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The woman who brought forth the prophet

The first Book of Samuel begins by presenting the history of one of the most fascinating women of the Old Testament, Hannah, the mother of the future prophet who gave his name to the entire book. She occupies only the first two chapters, yet the narrator sketches a vivid portrait of her and, through her vicissitudes, delineates a way of active but non-violent response to a complex and anguishing situation from which there appears to be no way out. The reader who is familiar with the history of the patriarchs recognizes certain characteristics from the narratives about the ancient forebears of Israel which Hannah adopts; from this viewpoint too this woman seems an interesting figure, since she does not merely take up these features but reinterprets them in a new way.

The wives of Elkanah (c. 1250, miniature from the Maciejowski Bible, f. 19)

The story begins by presenting Elkanah, an inhabitant of Ramathaim-zophim whose ancestors are listed as if he were an important person. However, his history is suddenly interrupted because the narrator makes room for the situation of his family and, in particular, of his two wives, Hannah and Peninnah; the former has no children because she is barren and the latter is very fertile. This is not an unheard of situation for the reader who is acquainted with other couples of women thus characterized: Sarah and Hagar (Gen 16:21, 1-14), Leah and Rachel (Gen 29:30; 30:2).

Hannah’s barrenness is underlined with the repetition, twice, of the words “The Lord had closed her womb” (1 Sam 1:5, 6). Her condition is reminiscent of that of Sarah, Rebecca and Rachel, who succeeded in conceiving only with God’s intervention (Gen 18:10-12; 25:21; 30:22); the narrator probably wished to recall these stories, permitting a similar result to be predicted, but the manner in which this happens constitutes the original aspect of this event.

Motherhood moreover is an important subject in the Bible: children are seen as a gift of God, a sign of his blessing, the hope of a future that succeeds in overcoming the limits of death: it is they who can bring to completion what was begun by their fathers, and it is in their lives that the parents live on. For these reasons being barren was perceived as a disgrace, the consequence of divine disfavour; the word “barren” forcefully indicates all this, because it stems from a root which means uprooting: the woman who does not conceive is uprooted and uprooting, and as such suffers shame and is considered insignificant and worthless. Although Hannah was loved by her husband, she lives this situation and the narrator makes its drama understood. The strong tension that passes in the relations between the two wives is presented in the context of the annual pilgrimage which Elkanah makes to the shrine of Shiloh. Indeed Hannah is the object of continuous humiliations by Peninnah, the prolific wife towards whom the husband shows neither affection nor generosity: he shows himself just to her (he assigns the portions of the sacrifice due to her and to her children), but his true benevolence is directed to the barren woman to whom he gives a special part (verses 4-5). On a first reading Hannah seems only a victim, but the narrator outlines the sorrowful condition of Peninnah too, who is useful only because she is fertile but lacks real value in the eyes of her husband; the jealousy and mortification aimed at Hannah are the ways in which she reacts, projecting on to her rival the situation that she herself suffers.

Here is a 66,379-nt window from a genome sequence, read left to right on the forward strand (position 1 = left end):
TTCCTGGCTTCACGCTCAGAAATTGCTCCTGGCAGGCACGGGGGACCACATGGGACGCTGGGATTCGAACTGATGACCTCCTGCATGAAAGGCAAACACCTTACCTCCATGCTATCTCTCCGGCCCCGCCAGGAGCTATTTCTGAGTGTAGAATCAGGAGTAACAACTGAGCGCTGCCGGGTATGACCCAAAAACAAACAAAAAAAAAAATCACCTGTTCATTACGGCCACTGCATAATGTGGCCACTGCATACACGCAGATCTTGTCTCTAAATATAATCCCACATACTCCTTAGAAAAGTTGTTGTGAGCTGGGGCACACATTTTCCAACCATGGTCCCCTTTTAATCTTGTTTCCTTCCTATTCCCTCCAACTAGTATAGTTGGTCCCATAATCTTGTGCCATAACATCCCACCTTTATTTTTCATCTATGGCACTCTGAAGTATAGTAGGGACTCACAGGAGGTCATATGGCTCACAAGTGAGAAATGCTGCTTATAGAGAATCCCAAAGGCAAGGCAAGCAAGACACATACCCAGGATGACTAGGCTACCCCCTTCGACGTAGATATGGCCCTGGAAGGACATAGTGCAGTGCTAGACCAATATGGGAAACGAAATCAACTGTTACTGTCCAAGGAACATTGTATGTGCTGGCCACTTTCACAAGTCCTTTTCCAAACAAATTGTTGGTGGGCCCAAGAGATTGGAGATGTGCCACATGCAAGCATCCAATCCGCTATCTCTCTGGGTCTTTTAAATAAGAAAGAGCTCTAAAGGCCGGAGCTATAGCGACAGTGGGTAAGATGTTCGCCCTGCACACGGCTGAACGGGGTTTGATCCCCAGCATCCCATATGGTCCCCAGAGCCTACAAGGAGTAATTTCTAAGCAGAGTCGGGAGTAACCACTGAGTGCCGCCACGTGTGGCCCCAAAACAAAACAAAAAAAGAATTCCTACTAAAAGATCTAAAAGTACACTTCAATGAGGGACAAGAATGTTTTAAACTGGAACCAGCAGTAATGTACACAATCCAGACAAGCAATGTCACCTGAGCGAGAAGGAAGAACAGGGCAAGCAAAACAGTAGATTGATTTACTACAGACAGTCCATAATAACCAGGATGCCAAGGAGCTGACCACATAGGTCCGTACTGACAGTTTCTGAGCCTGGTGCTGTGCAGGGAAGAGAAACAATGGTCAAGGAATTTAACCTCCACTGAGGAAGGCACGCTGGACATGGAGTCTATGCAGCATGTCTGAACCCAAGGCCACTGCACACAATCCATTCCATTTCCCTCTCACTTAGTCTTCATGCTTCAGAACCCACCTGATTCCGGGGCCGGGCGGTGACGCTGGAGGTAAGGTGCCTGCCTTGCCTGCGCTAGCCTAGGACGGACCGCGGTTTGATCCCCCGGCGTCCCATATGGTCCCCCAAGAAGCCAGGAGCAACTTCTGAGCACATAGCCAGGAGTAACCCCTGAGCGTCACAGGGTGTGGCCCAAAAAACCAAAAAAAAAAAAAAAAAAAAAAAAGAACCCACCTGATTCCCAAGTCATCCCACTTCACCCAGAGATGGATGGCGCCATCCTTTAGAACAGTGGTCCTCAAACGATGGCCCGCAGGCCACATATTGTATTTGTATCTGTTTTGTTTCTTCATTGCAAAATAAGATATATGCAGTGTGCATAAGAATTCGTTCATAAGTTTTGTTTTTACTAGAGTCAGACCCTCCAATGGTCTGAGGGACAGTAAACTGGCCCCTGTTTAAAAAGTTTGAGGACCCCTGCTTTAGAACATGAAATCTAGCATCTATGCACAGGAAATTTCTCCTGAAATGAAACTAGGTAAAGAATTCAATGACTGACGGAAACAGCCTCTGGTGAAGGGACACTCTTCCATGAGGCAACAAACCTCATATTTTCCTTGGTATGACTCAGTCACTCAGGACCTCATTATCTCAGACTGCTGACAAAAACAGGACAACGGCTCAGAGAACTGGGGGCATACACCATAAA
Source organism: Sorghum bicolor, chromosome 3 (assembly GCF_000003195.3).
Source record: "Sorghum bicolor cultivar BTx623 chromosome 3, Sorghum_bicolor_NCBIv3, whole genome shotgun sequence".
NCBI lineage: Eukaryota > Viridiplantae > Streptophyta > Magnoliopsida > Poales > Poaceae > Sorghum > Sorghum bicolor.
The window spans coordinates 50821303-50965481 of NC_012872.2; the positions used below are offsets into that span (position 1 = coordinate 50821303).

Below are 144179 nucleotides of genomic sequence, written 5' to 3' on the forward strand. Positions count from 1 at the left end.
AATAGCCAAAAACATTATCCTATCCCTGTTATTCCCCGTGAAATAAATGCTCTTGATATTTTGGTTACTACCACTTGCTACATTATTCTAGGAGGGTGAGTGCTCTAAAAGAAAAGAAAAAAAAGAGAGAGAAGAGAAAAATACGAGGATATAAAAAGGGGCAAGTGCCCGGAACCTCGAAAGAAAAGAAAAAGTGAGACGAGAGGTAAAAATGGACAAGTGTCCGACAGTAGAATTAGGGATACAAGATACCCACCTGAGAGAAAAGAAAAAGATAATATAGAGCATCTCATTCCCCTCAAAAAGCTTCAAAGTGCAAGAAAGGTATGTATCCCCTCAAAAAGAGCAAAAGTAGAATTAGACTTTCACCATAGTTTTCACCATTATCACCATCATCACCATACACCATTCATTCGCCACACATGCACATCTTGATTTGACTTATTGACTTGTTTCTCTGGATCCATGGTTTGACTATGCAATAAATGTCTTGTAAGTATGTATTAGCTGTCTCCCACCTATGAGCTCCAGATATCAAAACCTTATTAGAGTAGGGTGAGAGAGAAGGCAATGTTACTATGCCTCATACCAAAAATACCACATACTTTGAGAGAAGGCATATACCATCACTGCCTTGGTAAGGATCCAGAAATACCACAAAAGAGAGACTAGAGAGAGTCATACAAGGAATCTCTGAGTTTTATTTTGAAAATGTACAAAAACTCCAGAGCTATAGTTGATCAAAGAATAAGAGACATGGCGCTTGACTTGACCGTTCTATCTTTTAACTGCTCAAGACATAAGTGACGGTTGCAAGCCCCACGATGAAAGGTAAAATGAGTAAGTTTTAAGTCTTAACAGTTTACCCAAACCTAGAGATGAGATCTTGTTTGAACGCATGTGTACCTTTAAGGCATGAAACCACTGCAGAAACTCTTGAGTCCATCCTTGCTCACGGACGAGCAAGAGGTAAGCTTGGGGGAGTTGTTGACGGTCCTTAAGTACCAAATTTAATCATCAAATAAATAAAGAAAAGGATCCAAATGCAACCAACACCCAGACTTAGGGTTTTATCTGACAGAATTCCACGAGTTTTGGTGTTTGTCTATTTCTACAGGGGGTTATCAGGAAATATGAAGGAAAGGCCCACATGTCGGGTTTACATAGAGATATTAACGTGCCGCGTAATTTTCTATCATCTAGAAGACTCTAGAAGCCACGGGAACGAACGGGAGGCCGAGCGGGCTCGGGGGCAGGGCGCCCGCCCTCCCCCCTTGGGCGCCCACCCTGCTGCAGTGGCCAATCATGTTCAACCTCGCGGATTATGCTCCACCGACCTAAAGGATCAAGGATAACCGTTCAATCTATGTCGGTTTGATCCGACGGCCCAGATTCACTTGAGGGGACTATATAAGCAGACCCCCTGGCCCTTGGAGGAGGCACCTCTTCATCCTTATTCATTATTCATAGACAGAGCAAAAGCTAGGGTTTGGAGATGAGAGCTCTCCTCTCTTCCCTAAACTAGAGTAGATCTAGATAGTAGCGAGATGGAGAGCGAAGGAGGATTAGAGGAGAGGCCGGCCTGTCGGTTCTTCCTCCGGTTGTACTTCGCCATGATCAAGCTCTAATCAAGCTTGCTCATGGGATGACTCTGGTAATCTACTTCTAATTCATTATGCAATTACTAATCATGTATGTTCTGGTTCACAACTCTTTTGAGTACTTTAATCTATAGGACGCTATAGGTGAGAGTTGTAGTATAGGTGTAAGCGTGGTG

Hannah prays for a son (c. 1250, miniature from the Maciejowski Bible, f. 19)

Instead, Hannah chooses a different way and does not respond to the offences, although she feels a deep inner affliction which leads her to stop eating (v. 6). Reacting to the insults or holding not being loved against her rival would have triggered a chain of evils; thus she puts no violent acts into effect in response to Penninah’s humiliation and contempt, nor does she compete, distinguishing herself in this from both Sarah and Rachel. Rather this woman chooses to let the offence go no further than herself, to “suffer it”, in order not to redouble it and increase her suffering without finding an authentic solution. Hannah assumes the same approach with regard to Elkanah, who tries to comfort his beloved wife with words that show how blind he is to a situation that he himself has contributed to creating, and how he fails to understand the suffering of a wife whom he actually loves, transforming her suffering into something that concerns himself (v. 8).

Hannah seems to shut herself into his sorrow in a form of weakness, but her renunciation of any reaction becomes her strength. In fact, she chooses to speak and to address her complaint, her bitterness and her sorrow to God, the only One who does not misunderstand it. In the face of her failure in life the only thing that she feels is left to her is to take refuge in the cry of prayer (vv. 9-10).

Hannah goes to the heart of her poverty, she accepts it without suffering from it, without attributing to others responsibility for her situation, and shows that she nourishes hopes and desires which, being impossible, require the Lord’s intervention. She is not content, she does not seek intermediary solutions to solve her problem (as Sarah did with Hagar). She opens her eyes and her heart, letting herself express her longing for fertility, for a future and for meaning and permits this desire to be satisfied by a God who fills beyond any expectation.

For this reason Hannah goes to the temple, where she not only asks for a son but makes the vow to consecrate him to the Lord. She turns her gaze in a different direction and seeks a solution outside her family, she asks for a son who would enable her to assume a different social role, to have a power which she has not so far enjoyed, but she does not keep the gift for herself. This very decision was to have crucial implications, not only for her but for all her people: the child who will be born will become the hope of Israel in an epoch of great confusion and political and social uncertainty, he will restore the word of the Lord to Israel, he will be the prophet who will anoint King Saul and later David. The way that Hannah chooses, the words that she says, the look she turns on reality assume prophetic tones: in her history she convokes the Lord and sees him present in the events open to the future.